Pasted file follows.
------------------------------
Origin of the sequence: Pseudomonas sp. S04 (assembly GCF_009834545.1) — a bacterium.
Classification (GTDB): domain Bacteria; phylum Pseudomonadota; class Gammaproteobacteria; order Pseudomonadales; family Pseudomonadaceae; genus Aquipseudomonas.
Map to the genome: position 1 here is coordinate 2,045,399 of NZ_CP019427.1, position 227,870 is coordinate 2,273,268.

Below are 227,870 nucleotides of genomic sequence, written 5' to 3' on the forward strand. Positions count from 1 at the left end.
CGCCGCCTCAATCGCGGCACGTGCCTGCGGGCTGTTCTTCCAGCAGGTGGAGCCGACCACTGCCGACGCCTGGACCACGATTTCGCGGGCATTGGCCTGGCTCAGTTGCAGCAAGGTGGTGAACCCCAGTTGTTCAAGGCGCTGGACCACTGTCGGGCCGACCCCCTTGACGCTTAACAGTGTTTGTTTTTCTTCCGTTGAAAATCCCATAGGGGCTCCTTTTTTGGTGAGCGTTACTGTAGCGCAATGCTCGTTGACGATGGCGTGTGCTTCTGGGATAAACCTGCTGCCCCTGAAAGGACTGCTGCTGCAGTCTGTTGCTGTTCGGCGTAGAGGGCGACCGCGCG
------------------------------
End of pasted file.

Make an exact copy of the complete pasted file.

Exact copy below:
Origin of the sequence: Pseudomonas sp. S04 (assembly GCF_009834545.1) — a bacterium.
Classification (GTDB): domain Bacteria; phylum Pseudomonadota; class Gammaproteobacteria; order Pseudomonadales; family Pseudomonadaceae; genus Aquipseudomonas.
Map to the genome: position 1 here is coordinate 2,045,399 of NZ_CP019427.1, position 227,870 is coordinate 2,273,268.

Below are 227,870 nucleotides of genomic sequence, written 5' to 3' on the forward strand. Positions count from 1 at the left end.
CGCCGCCTCAATCGCGGCACGTGCCTGCGGGCTGTTCTTCCAGCAGGTGGAGCCGACCACTGCCGACGCCTGGACCACGATTTCGCGGGCATTGGCCTGGCTCAGTTGCAGCAAGGTGGTGAACCCCAGTTGTTCAAGGCGCTGGACCACTGTCGGGCCGACCCCCTTGACGCTTAACAGTGTTTGTTTTTCTTCCGTTGAAAATCCCATAGGGGCTCCTTTTTTGGTGAGCGTTACTGTAGCGCAATGCTCGTTGACGATGGCGTGTGCTTCTGGGATAAACCTGCTGCCCCTGAAAGGACTGCTGCTGCAGTCTGTTGCTGTTCGGCGTAGAGGGCGACCGCGCG